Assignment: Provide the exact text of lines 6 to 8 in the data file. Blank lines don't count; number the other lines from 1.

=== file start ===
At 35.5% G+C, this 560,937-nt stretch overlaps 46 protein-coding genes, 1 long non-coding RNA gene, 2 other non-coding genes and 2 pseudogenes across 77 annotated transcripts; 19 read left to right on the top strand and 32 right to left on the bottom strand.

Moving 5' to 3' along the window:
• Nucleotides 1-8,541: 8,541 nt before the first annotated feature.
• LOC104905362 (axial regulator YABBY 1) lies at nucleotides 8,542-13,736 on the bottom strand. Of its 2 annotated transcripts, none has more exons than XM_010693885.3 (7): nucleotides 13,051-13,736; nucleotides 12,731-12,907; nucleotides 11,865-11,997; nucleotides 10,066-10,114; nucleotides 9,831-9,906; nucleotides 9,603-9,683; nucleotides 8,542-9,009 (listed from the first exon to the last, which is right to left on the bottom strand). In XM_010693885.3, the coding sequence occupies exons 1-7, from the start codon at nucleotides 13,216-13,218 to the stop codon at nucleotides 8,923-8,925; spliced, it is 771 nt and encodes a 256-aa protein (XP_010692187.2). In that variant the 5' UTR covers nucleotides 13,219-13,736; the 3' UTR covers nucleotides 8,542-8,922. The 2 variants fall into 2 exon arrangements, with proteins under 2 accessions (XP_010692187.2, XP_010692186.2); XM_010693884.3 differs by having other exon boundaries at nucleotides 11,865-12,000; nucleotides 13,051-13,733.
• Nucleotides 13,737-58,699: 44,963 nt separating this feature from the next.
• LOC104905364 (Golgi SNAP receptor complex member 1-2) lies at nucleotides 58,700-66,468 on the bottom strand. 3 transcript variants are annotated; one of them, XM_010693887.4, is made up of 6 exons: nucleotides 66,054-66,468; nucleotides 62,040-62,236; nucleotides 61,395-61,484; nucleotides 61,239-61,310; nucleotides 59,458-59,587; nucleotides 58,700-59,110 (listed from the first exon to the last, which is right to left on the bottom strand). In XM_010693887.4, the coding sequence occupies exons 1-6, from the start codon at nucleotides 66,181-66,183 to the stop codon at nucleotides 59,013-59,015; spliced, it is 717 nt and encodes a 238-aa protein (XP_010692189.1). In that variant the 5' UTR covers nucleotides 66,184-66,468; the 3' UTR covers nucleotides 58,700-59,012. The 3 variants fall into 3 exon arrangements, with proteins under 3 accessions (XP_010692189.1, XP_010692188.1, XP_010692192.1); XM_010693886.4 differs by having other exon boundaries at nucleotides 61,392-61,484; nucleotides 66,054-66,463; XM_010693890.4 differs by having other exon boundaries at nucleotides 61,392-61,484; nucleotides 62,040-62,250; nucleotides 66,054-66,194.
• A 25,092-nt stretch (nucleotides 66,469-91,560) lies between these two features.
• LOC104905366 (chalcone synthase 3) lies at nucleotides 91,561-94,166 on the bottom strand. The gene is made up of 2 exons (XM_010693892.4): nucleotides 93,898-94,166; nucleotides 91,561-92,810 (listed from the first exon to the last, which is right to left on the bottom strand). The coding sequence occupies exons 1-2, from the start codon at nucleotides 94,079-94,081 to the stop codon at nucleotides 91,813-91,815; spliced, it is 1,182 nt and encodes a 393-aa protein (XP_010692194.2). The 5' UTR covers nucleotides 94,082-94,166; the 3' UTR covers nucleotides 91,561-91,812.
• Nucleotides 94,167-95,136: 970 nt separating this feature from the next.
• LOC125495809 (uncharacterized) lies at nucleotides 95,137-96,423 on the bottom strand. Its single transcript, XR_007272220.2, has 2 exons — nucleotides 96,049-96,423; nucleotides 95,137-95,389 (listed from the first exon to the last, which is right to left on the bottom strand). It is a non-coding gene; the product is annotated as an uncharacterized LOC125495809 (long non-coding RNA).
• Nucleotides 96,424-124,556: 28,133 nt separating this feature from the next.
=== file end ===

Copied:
• LOC104905364 (Golgi SNAP receptor complex member 1-2) lies at nucleotides 58,700-66,468 on the bottom strand. 3 transcript variants are annotated; one of them, XM_010693887.4, is made up of 6 exons: nucleotides 66,054-66,468; nucleotides 62,040-62,236; nucleotides 61,395-61,484; nucleotides 61,239-61,310; nucleotides 59,458-59,587; nucleotides 58,700-59,110 (listed from the first exon to the last, which is right to left on the bottom strand). In XM_010693887.4, the coding sequence occupies exons 1-6, from the start codon at nucleotides 66,181-66,183 to the stop codon at nucleotides 59,013-59,015; spliced, it is 717 nt and encodes a 238-aa protein (XP_010692189.1). In that variant the 5' UTR covers nucleotides 66,184-66,468; the 3' UTR covers nucleotides 58,700-59,012. The 3 variants fall into 3 exon arrangements, with proteins under 3 accessions (XP_010692189.1, XP_010692188.1, XP_010692192.1); XM_010693886.4 differs by having other exon boundaries at nucleotides 61,392-61,484; nucleotides 66,054-66,463; XM_010693890.4 differs by having other exon boundaries at nucleotides 61,392-61,484; nucleotides 62,040-62,250; nucleotides 66,054-66,194.
• A 25,092-nt stretch (nucleotides 66,469-91,560) lies between these two features.
• LOC104905366 (chalcone synthase 3) lies at nucleotides 91,561-94,166 on the bottom strand. The gene is made up of 2 exons (XM_010693892.4): nucleotides 93,898-94,166; nucleotides 91,561-92,810 (listed from the first exon to the last, which is right to left on the bottom strand). The coding sequence occupies exons 1-2, from the start codon at nucleotides 94,079-94,081 to the stop codon at nucleotides 91,813-91,815; spliced, it is 1,182 nt and encodes a 393-aa protein (XP_010692194.2). The 5' UTR covers nucleotides 94,082-94,166; the 3' UTR covers nucleotides 91,561-91,812.